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T Perrin C
T Perrin C, Consultant: information en droit du travail
Category: French Law
Satisfied Customers: 1412
Experience:  8 years as a Senior judge at Paris Conseil de Prud'hommes (Paris Industrial Tribunal)
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My wife and I live in France. In September 2012 we booked

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My wife and I live in France. In September 2012 we booked a gite in Brittany for the period 3 - 24 August 2013. We paid a deposit of 600 euros and signed a contract, one clause of which stated that no financial penalty would be applied in the case of a cancellation if the owner suffered no financial loss because of it. In October we cancelled the reservation, but the owner said she would have to wait until May or June 2013 to see if she could relet the property. A printout of her availability chart on 7 August showed that she had relet the property for the period. We have now asked by email for our deposit back three times so far, but she refuses to respond. What is the simplest, most likely - and preferably cheapest - way of getting our deposit back, or do we kiss it goodbye?
One would have to check first how this deposit was labeled in French, "arrhes" or "acompte" which will have a strong bearing on your legal rights in case of cancellation.
If all was written in English, with no French version of the contract whatsoever (in which only the French contract could be referred to in case of a disagreement), the clause saying that no penalty would apply to a cancellation if the owner suffered no financial prejudice, would be binding for the owner.
To enforce it, one would first have to send the owner a mise en demeure letter (in French) by recorded delivery mail demanding that she sends the deposit back within ten days or face legal proceedings.
If she does not comply, or answer unsatisfactorily, you can then take the case to the local juge de proximité (small claim court). If you can expose your case in French, you do not need to be represented or assisted by a lawyer in this court.
Customer: replied 4 years ago.

The contract is in French. Here is article 11:

Annulation totale avant l'entree dans le logement

Sauf cas de force majeure reconnu par la loi, une annulation signalee dans un delai de moins de 45 jours sera facturee 15% + 2% par journee ecoulee au dela des 45 jours, une annulation de derniere minute sera ainsi facturee a 100% du prix du sejour. Le locataire ayant prealablement regle le sejour sera remobourse tenant compte de la deduction du montant facture. Cette penalisation toutefois ne sera pas appliquee si les proprietaires ne subissent pas de prejudice (locataire de remplacement accepte par le proprietaire).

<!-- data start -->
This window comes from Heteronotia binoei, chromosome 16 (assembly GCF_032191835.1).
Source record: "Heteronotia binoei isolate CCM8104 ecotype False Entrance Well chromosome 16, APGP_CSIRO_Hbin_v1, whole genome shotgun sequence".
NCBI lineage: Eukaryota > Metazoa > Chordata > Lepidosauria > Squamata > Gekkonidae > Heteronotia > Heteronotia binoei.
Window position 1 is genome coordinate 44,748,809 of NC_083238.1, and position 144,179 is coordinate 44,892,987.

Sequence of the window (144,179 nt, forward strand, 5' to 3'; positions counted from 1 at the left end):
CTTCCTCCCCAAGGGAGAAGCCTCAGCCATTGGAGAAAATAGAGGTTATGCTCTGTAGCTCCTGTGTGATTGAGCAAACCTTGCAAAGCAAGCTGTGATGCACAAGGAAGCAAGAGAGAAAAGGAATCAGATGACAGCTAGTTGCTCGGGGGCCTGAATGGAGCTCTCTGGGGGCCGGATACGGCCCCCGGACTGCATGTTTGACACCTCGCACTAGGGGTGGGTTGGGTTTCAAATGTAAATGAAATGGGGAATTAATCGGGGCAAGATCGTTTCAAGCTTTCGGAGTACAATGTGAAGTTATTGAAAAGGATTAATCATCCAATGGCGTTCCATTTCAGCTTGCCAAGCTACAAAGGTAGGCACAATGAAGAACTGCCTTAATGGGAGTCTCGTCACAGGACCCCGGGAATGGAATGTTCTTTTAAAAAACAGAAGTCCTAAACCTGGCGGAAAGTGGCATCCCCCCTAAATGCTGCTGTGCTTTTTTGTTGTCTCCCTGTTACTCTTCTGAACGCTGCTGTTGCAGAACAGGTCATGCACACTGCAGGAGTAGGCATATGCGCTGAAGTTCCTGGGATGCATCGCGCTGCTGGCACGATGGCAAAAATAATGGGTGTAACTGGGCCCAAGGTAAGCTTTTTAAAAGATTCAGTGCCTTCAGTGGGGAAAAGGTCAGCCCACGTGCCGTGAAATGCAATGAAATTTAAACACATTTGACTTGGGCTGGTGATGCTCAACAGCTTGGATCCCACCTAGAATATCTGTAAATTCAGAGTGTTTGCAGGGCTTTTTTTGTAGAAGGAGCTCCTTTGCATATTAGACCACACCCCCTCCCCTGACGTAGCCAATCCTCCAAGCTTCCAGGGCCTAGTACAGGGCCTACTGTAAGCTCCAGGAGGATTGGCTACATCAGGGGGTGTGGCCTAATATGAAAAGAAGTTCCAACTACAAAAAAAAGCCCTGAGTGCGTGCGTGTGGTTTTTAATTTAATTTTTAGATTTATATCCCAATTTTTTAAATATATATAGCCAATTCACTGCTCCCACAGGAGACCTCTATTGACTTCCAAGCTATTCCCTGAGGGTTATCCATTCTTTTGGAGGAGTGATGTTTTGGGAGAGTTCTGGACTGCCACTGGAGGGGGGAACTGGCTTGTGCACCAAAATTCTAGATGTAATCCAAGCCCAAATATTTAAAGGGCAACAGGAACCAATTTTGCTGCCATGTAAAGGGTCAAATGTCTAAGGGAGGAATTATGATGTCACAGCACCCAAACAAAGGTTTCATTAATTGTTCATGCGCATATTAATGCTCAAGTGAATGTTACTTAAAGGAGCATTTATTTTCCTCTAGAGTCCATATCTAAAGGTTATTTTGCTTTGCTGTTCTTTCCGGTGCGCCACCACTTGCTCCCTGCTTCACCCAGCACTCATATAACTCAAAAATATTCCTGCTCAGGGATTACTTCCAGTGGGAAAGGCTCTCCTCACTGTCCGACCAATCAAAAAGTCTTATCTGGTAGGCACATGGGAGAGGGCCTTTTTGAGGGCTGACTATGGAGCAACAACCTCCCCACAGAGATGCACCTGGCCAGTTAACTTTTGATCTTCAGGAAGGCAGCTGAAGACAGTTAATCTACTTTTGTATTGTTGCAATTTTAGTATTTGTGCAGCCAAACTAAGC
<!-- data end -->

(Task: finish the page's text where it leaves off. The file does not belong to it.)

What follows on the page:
One would conclude reading this extract that if you canceled more than 45 days before the beginning of reserved letting period, no penalty is to be applied anyway.
The penalties apply for cancellation 45 days or less before the beginning of the reserved letting period. You should have been reimbursed straight away as you canceled your reservation in October 2012 whereas the reservation would have been for August 2013.
You can demand immediate repayment (see my first answer) provided you can prove you indeed canceled in October 2012 (admissible proof: cancellation letter by recorded delivery mail).
Customer: replied 4 years ago.

We cancelled so early (by email, not registered post, but acknowledged by her) that one would have expected a reimbursement straight away, but we tacitly agreed to wait until May/June to see if she was able to relet the property.

Does your service extend to advice about wording of the 'mise en demeure' letter and, in particular what civil code we would cite?

PS. very satisfied with your advice so far.

Unfortunately JustAnswer rules do not allow expert to draft legal correspondence for online customers which would infringe French lawyers' monopoly on this category of services.
You need not quote the civil code in this case. Keep it simple. Quote the contract as you did above.
Indeed you should not have agreed to wait for so long as you were entitled to immediate reimbursement.

If you have not sent the cancellation by registered post, has she acknowledged it in writing (other than by email which cannot be admissible as proof of date...)
Customer: replied 4 years ago.

The contracts were sent by post but all other correspondence was via email. She acknowledged our cancellation on 19 Nov 2012, and wrote again on 20 August quoting article 1590 of the Civil Code as the reason for failing to return our deposit. We pointed out that this article relates to property purchase, but this did not move her!

She was probably trying to gain time knowing that in these matters, all correspondence by regular post or email does not really matter as, in case you wish to sue her, you will be asked to prove that you indeed cancelled in due time by showing the recorded delivery proof... Generic email printouts cannot be easily be used as proof of date in a court of law as even little kids can fake the dates and times(and sender references) in a few seconds.
T Perrin C and other French Law Specialists are ready to help you
Customer: replied 4 years ago.

Many thanks for your help - quick and clear advice